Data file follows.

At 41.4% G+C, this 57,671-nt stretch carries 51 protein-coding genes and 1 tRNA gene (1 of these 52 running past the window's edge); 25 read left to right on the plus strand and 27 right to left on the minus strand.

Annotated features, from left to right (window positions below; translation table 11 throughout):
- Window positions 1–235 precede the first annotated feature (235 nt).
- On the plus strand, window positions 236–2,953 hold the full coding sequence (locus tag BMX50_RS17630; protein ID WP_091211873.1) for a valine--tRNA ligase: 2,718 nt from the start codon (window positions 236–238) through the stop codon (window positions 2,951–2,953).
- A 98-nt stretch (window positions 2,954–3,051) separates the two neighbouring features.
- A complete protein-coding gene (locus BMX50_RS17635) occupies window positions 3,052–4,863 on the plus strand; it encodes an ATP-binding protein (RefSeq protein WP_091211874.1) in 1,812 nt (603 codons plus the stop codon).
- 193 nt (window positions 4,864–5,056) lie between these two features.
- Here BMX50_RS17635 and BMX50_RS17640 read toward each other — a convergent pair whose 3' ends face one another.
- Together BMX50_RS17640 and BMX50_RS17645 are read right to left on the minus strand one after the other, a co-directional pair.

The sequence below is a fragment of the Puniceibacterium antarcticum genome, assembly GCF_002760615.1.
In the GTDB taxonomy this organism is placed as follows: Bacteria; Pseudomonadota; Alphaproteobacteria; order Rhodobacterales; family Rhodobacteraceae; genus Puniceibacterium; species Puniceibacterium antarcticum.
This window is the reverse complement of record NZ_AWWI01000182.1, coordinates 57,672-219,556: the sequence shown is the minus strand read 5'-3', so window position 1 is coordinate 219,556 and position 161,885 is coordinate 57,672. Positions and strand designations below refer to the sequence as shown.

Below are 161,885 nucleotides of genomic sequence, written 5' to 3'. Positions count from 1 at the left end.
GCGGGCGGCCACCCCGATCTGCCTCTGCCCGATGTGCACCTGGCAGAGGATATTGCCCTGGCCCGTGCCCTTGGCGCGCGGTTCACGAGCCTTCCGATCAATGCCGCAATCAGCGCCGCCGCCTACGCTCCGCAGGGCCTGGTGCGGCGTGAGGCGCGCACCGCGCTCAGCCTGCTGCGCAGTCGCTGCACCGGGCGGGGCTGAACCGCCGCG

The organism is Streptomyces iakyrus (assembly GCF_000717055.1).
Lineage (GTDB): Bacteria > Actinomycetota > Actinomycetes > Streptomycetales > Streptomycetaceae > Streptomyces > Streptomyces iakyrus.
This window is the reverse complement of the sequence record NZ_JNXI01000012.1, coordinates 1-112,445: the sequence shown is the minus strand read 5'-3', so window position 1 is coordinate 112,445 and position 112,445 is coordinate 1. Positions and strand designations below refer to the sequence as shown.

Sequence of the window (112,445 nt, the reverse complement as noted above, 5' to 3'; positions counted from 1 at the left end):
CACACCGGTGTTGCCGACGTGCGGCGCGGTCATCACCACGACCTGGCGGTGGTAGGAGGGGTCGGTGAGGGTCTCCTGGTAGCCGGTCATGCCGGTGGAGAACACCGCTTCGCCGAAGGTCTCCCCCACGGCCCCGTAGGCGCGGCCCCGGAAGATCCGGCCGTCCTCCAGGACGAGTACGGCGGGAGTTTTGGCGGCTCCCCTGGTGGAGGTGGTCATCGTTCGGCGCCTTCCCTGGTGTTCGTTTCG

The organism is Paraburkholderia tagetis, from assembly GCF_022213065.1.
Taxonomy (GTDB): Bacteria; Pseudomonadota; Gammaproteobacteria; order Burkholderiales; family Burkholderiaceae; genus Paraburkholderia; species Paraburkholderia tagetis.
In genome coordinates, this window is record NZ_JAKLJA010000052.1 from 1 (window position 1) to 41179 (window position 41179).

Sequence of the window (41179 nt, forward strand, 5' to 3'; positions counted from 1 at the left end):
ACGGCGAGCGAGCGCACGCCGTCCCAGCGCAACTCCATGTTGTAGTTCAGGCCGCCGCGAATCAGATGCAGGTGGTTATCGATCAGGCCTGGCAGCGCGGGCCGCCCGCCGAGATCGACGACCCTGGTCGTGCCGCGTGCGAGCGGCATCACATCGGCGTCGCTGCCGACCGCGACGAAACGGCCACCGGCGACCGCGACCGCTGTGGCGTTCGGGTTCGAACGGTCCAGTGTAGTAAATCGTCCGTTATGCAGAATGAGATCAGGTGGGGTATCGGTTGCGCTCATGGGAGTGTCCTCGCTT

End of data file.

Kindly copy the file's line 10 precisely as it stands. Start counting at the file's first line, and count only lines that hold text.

The sequence below is a fragment of the Puniceibacterium antarcticum genome, assembly GCF_002760615.1.